VCAP-CID Study Notes: Objective 2.1

This is Objective 2.1 in the VCAP-CID blueprint Guide 2.8. The rest of the sections/objectives can be found here.

Bold items that have higher importance and copied text is in italic.


  • Identify what can be included in a published catalog.
    • A vCloud Catalog can include several things, most of them vApps of various sizes and ISO files.
      • vApp with one VM.
      • vApp with several VM’s with various level of connection between them.
      • Media files: ISO files for the installtion of new VM’s OS inside a vApp. Floppy disks are also supported. Please note that users will not see the media files unless a Organization admin moves them to their Organization Catalog and shares them with the users.
    • A Published Catalog or a Global Catalog is a catalog where a vCloud admin has made a certain catalog public to all organization in the cloud.
  • Identify what can be included in a private catalog.
    • Same things you can in a published catalog.
    • But you will need to have access to the catalog to be able to create VM’s from it.
  • Identify permission controls for catalogs.
    • This picture is snapped from the vCloud Director Users Guide and says it all:
    • VCAP CID 2-1-1
  • Explain the functionality of a catalog.
    • The best way to explain what a catalog is is to quote the VCAT Consuming a VMware vCloud documentation:
    • Organizations can offer the following types of service catalogs to their users or customers:
      • A vCloud service catalog – Includes predefined vApps, virtual machines, and images (operating systems and applications) that users can deploy within an organization
      • An operational service catalog – Includes operational features such as development of a vCloud service catalog, backup and recovery services, archival services, managed services, and migration services.
    • And then a quote from the vCloud Director User’s Guide:
      • A catalog is a container for vApp templates and media files in an organization. Organization administrators and catalog authors can create catalogs in an organization. Catalog contents can be shared with other users in the organization and can also be published to all organizations in the vCloud Director installation.
      • There are two types of catalogs in vCloud Director; organization catalogs and public catalogs. Organization catalogs include vApp templates and media files that you can share with other users in the organization. If a system administrator enables catalog publishing for your organization, you can publish an organization catalog to create a public catalog. Organization administrators from any organization in the vCloud Director installation can view the vApp templates and media files in a public catalog and copy those files to a catalog in their organization for use by their members.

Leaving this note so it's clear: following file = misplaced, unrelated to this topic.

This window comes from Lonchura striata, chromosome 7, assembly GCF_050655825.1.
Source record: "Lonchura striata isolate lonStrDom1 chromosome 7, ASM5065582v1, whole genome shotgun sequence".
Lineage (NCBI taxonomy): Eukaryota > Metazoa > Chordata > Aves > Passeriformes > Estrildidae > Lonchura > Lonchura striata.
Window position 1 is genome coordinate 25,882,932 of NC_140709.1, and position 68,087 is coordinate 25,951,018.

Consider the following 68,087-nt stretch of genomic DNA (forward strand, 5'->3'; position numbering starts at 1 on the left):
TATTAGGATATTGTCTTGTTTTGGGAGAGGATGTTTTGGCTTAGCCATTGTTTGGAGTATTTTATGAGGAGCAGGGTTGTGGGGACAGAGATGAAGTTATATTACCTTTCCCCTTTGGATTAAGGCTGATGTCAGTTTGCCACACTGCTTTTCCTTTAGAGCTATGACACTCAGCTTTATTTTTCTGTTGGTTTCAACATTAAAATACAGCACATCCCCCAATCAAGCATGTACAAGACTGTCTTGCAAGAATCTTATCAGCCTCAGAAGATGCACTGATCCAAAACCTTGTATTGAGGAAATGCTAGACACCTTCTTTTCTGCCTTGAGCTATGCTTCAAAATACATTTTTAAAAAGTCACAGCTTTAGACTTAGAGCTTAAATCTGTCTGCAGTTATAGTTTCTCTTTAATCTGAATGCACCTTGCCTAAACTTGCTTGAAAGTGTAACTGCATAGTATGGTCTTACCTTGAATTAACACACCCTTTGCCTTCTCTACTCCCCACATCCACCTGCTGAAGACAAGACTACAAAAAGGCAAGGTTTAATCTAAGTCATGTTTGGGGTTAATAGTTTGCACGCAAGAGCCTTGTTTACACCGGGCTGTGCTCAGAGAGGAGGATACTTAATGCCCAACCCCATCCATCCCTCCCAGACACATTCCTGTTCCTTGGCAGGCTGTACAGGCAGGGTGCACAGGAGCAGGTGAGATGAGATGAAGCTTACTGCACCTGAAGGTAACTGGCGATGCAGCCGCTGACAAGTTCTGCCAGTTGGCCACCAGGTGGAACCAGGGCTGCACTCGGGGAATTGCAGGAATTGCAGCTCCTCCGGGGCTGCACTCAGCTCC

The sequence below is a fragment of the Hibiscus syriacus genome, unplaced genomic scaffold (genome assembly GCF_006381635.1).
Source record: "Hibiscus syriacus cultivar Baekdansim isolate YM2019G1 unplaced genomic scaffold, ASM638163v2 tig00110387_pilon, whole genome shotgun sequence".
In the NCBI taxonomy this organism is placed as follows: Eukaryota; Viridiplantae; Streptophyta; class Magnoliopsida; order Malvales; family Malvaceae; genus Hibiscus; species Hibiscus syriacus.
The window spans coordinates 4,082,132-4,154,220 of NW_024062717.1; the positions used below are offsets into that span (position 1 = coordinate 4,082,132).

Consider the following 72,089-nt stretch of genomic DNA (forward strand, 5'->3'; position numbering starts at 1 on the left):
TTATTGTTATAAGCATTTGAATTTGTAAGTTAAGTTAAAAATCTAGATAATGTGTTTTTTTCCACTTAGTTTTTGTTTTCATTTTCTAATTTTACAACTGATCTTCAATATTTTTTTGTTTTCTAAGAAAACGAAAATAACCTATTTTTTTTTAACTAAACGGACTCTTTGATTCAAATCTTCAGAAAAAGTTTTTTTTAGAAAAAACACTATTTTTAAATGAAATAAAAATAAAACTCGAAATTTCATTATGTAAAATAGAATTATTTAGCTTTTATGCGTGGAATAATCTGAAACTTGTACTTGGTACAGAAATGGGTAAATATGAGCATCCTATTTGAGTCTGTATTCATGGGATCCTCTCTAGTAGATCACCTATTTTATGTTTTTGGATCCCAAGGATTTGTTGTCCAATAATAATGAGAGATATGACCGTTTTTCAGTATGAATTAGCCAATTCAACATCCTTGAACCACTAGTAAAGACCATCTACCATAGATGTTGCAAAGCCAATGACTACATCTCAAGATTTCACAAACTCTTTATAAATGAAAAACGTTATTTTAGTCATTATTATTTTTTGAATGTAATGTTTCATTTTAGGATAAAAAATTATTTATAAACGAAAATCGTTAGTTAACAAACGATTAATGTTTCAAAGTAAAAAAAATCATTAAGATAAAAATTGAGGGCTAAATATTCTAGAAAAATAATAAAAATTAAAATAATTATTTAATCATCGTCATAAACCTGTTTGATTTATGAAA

• There are two ways to add vApp templates to a catalog. You can upload an OVF package directly to a catalogor save a vApp as a vApp template.
      • Members of an organization can access vApp templates and media files that they own or that are shared to them. Organization administrators and system administrators can share a catalog with everyone in an organization, or with specific users and groups in an organization.

Skills and Abilities

  • Based on application requirements, determine appropriate vApp configuration.
    • Lets start with a short introduction to what a vApp is:
      • A vCloud vApp differs from a vSphere vApp in the way it is instantiated and consumed in the vCloud. A vApp is a container for a distributed software solution and is the standard unit of deployment in vCloud Director. It allows power-on and -off operations to be defined and ordered, consists of one or more virtual machines, and can be imported or exported as an OVF package. A vCloud vApp can have additional vCloud-specific constructs such as networks and security definitions.
    • A vApp can contain a single VM or multiple VM’s that can have various interconnections between them.
    • If using single VM vApps the usual VM design considerations apply
      • Single vCPU unless needed
      • Newest VMware tools
      • Don’t use Reservations and limits unless the design requires it.
      • Use VMXNET3 where supported
      • Secure VM’s like you would physical machines
      • Use naming conventions.
    • Lets say you have a Database, it needs more then 32 vCPU, you should upgrade the virtual hardware version to at least 9.
  • Determine appropriate storage configuration for a given vApp.
    • This most likely is related to where a VM in a vApp should reside.
    • Let’s say a vCloud installation has 3 tiers of storage, Gold, Silver and Bronze. You can select which VM should use each tier. So a database VM should likely go to a Gold tier, while a Development machine would use the Bronze tier.
  • Given customer requirements, determine appropriate catalog design.
    • A Catalog can include vApps, and media files. Access to those catalogs can be controlled.
  • Determine the impact of given security requirements, on a catalog structure.
    • The only sequrity feature with catalog structure is permissions. You can make the changes you need so only a subset of people/deparment can access certain catalogs.

About larushjartar
VMware Specialist and IBM Technician.

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